“Those who think they lead and have no one who follow are merely taking a walk.” – John Maxwell
This leadership proverb has shaped the way I have viewed leadership since the first time I read it almost four years ago.
It defines my daily actions, communications, decision-making and most importantly, how I observe the leaders and teams I am so humbled to coach and work alongside. I have learned the hard way that the true measure of leadership is influence, nothing more and nothing less.
So, You Think You Are a Leader?
Think about those who have influence over you. Why do you follow them? It is most likely not because of power or position. It is because of how they make you feel – their character, their ability to build relationships, communicate, and provide a clear vision.
Position is NOT Power
True power is the influence and ability to motivate others to believe in and support your vision. I remember how my first 90 days as a school principal completely went against this leadership law. I started right after the Christmas break, was not interviewed by the staff, and I really did not know any of the fifteen teachers except for one. The advice I had been given was to not go in and change things, but rather, simply observe and assess. Like a good follower to my mentor, that is what I did. This strategy nearly broke me. The one piece of advice that I truly needed to hear was to make sure I dedicated the time needed to build relationships with those who had influence and power within the school. My faulty assumption was that, amongst colleagues, we automatically share the same work ethic and goals and therefore, we are all on the same side. However, I soon learned that I did not value what my staff valued. I was naive and came across as a corporate outsider, not a member of the team. Especially since I was hired after a conversation and a handshake and I really was not that good, so I can’t blame them.
Because I did not understand how to build these key relationships, I lost 40% of my staff at the end of year one and was at 80% by year two. We lost valuable content teachers because I could not manage to build a solid ground for them to follow me. I was taking a very lonely walk.
Reflect on These Questions
Within your organization, who is someone who does not formally have a title but is recognized as a leader? Does this person have positive influence or negative influence? Do they follow you?
Think about those who have the most influence over you. What is it about them that draws you to follow them? Write these characteristics down. Now, evaluate your own skill level in those areas. Do you see a gap?
The Errors Leaders Make
- Positional Myth: People think because they have a title or letters after their name, they are a leader. I see this in many schools that we work with when suddenly, a good teacher in the school is named the instructional coach. It can be a devastating decision to both the school leader and the newly appointed coach.
- Knowledge Myth: Just because someone has knowledge does not mean they know how to lead. Many of the smartest individuals I know have the worst communication and relationship-building skills. Think about it – if knowledge equated leadership, you would have loved every single one of your college professors.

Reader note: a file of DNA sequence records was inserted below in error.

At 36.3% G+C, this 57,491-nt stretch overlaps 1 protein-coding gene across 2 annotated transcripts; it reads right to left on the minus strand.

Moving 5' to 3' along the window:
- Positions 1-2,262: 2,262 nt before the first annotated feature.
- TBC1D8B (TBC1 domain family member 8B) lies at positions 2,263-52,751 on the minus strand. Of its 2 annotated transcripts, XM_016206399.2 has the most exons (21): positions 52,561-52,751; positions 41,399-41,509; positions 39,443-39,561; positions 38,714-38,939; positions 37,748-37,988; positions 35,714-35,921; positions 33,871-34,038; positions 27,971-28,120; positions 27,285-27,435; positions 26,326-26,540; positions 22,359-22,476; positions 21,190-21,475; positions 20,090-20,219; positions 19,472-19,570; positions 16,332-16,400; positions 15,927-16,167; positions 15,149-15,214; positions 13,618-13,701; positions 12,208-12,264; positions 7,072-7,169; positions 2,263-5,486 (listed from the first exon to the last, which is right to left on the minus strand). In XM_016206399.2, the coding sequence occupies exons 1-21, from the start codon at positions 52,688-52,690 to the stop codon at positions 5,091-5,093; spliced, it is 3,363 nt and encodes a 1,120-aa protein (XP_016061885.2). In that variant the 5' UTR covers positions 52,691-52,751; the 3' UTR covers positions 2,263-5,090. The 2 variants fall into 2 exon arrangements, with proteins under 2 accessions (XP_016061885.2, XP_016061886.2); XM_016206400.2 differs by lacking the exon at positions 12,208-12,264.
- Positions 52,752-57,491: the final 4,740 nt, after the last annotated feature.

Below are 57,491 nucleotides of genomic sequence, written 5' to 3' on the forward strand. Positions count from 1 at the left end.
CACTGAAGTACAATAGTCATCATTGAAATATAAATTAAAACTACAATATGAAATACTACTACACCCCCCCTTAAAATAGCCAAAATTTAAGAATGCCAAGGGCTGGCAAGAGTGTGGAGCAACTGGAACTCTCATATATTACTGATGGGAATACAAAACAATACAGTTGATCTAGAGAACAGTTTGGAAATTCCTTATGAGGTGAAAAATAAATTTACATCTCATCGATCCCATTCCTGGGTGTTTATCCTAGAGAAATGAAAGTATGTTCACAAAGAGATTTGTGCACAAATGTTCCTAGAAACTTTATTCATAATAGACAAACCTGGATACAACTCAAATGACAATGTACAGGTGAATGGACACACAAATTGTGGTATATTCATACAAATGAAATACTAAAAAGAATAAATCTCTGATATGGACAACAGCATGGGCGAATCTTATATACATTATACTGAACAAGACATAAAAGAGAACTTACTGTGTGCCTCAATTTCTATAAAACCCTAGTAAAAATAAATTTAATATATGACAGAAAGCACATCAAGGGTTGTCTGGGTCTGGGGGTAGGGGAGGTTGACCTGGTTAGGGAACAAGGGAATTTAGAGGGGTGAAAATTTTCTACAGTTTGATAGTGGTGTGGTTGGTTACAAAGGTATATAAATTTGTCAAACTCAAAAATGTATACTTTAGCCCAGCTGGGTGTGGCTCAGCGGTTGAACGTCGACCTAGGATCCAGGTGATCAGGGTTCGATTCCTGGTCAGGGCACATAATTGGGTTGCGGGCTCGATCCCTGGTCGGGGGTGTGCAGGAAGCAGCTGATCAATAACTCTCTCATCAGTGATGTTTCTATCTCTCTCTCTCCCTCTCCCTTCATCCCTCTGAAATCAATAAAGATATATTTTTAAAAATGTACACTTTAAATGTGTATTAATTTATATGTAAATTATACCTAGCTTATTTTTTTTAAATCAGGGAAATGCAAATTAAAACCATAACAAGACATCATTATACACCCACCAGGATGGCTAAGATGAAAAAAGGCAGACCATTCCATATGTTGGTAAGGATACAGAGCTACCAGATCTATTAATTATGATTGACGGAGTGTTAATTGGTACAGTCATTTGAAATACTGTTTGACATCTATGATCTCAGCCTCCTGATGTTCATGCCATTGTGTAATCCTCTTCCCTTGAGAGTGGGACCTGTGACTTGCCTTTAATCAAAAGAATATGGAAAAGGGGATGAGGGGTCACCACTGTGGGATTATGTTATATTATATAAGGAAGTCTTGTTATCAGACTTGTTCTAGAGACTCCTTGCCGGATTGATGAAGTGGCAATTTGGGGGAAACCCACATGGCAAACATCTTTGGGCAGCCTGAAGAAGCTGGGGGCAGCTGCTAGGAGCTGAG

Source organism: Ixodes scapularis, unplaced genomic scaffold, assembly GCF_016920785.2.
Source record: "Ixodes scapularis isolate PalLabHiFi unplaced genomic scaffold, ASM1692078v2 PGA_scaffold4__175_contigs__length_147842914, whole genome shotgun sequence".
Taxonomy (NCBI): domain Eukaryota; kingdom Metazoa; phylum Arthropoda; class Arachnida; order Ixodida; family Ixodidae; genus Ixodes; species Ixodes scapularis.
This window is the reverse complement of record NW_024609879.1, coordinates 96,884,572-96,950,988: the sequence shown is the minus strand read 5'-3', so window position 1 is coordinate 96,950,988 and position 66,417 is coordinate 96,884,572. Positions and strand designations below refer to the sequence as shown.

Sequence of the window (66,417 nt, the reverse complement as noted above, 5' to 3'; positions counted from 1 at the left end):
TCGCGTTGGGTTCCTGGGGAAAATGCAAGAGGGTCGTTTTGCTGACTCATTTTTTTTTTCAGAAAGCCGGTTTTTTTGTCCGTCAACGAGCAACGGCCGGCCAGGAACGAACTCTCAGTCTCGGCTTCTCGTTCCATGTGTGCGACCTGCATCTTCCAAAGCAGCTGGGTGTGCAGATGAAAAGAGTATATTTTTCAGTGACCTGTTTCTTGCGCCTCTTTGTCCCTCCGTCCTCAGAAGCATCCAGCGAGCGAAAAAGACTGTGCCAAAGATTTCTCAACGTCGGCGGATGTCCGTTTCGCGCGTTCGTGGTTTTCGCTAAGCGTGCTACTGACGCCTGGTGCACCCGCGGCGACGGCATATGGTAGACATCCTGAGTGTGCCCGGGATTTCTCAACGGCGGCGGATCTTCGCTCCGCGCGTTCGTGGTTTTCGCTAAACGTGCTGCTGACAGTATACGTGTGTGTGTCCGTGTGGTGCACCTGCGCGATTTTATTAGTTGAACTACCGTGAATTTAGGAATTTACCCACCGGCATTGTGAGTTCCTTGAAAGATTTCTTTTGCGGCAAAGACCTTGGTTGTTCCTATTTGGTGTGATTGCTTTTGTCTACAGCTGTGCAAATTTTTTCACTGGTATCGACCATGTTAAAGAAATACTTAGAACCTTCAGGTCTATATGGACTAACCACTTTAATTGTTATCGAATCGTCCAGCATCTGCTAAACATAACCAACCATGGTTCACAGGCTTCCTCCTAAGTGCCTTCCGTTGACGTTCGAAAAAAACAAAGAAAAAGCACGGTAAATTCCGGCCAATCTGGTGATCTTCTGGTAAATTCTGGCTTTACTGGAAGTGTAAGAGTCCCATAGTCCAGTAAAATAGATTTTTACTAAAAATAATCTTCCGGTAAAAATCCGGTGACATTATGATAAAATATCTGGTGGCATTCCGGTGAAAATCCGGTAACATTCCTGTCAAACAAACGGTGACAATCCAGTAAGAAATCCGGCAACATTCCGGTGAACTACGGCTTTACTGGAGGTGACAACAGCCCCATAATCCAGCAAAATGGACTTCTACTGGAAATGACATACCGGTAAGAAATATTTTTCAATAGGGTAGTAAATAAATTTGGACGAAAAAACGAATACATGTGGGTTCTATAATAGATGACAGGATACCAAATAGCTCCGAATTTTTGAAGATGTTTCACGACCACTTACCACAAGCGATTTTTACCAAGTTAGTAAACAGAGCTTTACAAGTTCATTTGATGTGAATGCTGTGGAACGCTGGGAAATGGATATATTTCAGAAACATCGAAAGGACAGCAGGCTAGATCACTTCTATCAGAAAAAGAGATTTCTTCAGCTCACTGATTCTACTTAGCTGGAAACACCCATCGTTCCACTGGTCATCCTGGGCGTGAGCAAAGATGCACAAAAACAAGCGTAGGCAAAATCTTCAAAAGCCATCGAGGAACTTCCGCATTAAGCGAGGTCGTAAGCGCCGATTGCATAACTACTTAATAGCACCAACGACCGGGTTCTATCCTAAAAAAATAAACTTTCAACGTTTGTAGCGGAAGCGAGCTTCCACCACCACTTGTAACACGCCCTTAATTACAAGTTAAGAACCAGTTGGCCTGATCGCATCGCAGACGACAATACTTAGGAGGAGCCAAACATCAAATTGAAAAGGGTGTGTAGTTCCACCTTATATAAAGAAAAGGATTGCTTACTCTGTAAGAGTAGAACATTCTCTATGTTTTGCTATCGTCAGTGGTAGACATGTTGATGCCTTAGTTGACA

- Management Myth: Managers do not make very good leaders. In order to lead well, you need to be an effective manager. Managers focus on systems and leaders focus on people. Managers use tactics to motivate; leaders inspire people. Which one are you?
- Pioneer Myth: Being first does not always make you an effective leader. Napster, MySpace, two-way pagers. What did these companies fail to do in order to sustain their initial success like their successors?
- Entrepreneur Myth: This might be the hardest for you to understand, but let me tell you, if you founded a charter school, you are an entrepreneur. Entrepreneurs are difficult to lead. They do not like having a boss; they prefer to work alone ; and do not always know how to make strong teams. Sound familiar? I am one and I fight this myth every day!
How do you improve your ability to influence others?
First, you need to make time once a month to have intentional time, use lunch time, with at least your identified top 20% team members. These are the individuals who are humble, hungry and smart with a huge learning capacity. Secondly, try to meet with everyone in the organization at least twice a year. Ask them about their goals and aspirations in the organization. Where do they see themselves in five years time? Thirdly, make a concerted effort each day to add value to one member of your team. Create opportunities to allow them to reach their goals within your organization. If you do not do this, they will find a place to accomplish these dreams elsewhere.
Growth Exercise: Here are seven characteristics of an effective person of influence. Rate yourself on a scale of 1 (low) to 10 (high) for each. Create a plan to develop those characteristics which you rated under seven.
- Character – Who you are.
- Relationships – Who you know.
- Knowledge – What you know.
- Intuition – What you feel.
- Experience – Where you have been.
- Past Success – What you have done.
- Ability – What can you do.
This blog was written by Dr. Thomas Miller, transformational coach and strategic thinking partner for Leaders Building Leaders. To schedule a complimentary discovery call with Tom click this link. Your discovery call will consist of questions like:
- What challenges are you or the organization currently facing?
- What keeps you up at night worrying?
- What challenges and obstacles do they foresee over the next 6-12 months that may test the team’s weak points? What is it that they personal struggle at in meeting this challenge?
- What would their organization look/feel like operating at its optimum level?
- What does personal success look like to you?